How Sebastian Got Its Name

by Daniel Clark
c 1998 North Indian River County Library

In east central Turkey, on the Kizil Irmak River, lies the city of Siva. Two thousand years ago Turkey was Asia Minor, and the city was called Sebastia.

Even earlier, it was known as Diospolis - "City of Zeus." They spoke Greek there. Then the Romans took charge. It was time to shift allegiance to a new god. They turned away from Zeus and bowed to Caesar Augustus.

Translating Augustus into Greek, they came up with Sebastos - "great," "magnificent," "revered." Thence Sebastia, the city of the revered one.

In the third century AD, a young man from Sebastia joined the Roman army. His name is lost. All we know is he was called Sebastian, the man from Sebastia. He converted to Christianity. And met the fate of many a Christian. His fellow officers shot him full of arrows as he prayed. The martyr was later canonized as Saint Sebastian.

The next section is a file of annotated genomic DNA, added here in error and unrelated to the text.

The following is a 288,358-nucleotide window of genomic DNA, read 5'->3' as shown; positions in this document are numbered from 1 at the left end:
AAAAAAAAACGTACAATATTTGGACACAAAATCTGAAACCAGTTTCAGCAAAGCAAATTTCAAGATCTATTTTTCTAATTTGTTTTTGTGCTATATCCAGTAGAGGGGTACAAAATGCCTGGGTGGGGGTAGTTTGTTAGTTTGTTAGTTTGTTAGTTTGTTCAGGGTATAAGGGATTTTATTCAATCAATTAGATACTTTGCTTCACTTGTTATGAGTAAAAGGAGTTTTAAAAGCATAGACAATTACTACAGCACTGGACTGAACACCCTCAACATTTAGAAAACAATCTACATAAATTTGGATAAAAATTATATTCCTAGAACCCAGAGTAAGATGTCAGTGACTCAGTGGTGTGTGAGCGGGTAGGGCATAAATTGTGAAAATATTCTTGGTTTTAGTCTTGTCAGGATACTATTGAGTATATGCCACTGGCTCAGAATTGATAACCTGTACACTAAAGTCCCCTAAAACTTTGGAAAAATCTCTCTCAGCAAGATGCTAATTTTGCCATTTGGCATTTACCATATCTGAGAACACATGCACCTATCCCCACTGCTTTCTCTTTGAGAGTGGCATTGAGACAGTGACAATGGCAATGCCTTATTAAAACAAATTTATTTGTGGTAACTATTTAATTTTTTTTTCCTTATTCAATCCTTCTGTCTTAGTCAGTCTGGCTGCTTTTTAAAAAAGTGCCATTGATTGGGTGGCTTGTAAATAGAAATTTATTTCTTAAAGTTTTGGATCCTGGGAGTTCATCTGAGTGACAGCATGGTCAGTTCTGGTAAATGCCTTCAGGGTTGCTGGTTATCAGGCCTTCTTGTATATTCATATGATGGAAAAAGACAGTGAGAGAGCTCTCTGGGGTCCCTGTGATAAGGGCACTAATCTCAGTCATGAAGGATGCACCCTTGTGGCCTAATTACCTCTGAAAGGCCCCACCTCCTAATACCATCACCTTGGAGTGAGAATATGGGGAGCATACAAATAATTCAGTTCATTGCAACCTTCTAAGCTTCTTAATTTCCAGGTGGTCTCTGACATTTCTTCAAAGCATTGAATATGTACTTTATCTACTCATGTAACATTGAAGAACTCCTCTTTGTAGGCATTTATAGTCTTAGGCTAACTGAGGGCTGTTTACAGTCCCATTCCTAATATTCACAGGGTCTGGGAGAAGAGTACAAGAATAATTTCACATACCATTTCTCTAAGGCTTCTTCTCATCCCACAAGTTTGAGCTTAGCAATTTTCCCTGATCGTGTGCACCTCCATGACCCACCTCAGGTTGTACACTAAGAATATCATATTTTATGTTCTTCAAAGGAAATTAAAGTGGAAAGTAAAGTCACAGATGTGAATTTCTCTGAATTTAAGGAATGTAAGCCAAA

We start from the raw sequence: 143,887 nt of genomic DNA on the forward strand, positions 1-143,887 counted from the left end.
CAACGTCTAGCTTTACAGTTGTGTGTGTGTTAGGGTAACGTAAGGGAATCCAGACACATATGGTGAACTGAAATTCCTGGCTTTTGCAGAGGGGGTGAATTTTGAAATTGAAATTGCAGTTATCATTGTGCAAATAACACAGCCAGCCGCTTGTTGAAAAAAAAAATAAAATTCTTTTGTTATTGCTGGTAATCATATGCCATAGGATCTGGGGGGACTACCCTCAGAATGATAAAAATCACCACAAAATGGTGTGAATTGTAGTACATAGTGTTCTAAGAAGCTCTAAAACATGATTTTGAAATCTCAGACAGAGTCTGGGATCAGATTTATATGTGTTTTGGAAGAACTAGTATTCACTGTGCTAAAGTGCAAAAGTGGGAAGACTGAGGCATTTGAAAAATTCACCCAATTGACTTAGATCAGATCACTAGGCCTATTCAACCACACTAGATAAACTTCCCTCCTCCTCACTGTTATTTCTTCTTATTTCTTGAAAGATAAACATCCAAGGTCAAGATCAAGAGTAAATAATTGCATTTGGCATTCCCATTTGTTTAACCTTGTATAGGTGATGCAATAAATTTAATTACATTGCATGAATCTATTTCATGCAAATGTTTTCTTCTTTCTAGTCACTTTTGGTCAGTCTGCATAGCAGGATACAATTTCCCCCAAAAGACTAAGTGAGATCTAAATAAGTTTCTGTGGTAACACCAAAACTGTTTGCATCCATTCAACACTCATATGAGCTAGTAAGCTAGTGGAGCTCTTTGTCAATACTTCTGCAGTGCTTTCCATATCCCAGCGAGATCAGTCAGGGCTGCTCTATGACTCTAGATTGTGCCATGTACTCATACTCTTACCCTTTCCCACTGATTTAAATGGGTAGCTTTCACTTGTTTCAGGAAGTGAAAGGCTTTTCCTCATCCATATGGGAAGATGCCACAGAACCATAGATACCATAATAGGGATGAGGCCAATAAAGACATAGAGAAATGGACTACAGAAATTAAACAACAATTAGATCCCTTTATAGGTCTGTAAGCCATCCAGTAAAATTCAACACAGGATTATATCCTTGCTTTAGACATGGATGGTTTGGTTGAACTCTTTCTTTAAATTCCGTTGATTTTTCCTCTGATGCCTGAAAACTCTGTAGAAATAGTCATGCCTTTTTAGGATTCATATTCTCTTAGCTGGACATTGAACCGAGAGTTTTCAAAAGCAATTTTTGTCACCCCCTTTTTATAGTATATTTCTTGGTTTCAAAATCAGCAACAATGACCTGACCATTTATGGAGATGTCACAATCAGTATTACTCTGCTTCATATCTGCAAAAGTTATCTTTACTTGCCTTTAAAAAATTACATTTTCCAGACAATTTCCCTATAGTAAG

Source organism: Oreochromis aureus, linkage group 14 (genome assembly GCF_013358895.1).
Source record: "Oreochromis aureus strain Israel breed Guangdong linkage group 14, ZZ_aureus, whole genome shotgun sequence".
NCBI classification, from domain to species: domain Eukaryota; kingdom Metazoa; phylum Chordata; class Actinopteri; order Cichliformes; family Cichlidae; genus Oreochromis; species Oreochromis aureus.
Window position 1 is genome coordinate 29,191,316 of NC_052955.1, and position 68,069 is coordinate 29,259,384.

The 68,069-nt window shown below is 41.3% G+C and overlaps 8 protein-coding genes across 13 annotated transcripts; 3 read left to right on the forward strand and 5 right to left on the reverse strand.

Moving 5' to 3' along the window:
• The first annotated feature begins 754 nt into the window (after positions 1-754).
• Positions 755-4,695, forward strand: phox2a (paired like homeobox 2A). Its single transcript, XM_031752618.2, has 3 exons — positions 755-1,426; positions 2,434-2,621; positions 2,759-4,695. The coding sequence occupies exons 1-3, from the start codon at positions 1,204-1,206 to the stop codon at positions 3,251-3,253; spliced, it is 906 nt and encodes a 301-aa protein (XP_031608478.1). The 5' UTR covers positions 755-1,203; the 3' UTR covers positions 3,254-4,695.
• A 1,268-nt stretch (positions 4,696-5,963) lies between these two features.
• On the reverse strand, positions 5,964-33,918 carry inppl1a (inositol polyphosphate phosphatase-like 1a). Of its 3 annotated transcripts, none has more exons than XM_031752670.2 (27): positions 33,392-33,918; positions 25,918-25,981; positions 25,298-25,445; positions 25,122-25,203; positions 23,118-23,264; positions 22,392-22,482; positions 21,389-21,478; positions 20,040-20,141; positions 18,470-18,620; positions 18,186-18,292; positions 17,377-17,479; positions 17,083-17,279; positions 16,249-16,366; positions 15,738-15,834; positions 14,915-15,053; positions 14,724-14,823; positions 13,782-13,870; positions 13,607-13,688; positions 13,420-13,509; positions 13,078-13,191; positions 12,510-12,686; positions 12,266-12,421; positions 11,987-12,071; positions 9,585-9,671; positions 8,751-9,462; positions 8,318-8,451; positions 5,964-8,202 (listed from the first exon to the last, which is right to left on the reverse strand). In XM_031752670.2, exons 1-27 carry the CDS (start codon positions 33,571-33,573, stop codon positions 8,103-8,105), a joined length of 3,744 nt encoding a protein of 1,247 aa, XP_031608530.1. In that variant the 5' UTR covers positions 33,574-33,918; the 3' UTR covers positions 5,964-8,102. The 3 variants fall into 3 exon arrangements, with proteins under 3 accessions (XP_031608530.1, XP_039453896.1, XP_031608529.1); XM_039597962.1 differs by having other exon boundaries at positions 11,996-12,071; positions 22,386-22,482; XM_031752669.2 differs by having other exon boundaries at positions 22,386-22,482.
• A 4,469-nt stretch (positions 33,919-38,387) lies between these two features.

In the seventeenth century, Spanish explorers sailing along our long lagoon (they called it Rio d'Ays after the local Ays people) spied a river emptying into it. It probably was the feast day of St. Sebastian. They named the river after the martyr.

Later, the British went along with that. St. Sebastian River it was - and is.

As Europeans and Americans settled just south of the river, a naming process for the place began. The first postmaster, a Rev. New, decided on New Haven. This burst of vainglory was squelched by the second postmaster. He took the river's name and gave it to the village. Thus Sebastian, Florida was born.

For more than 2000 years, the Turkish city has enjoyed importance as a political and commercial center. Today you can buy beautiful rugs there. Our Sebastian is only a hundred years old. What will it be like after its own twenty centuries of history?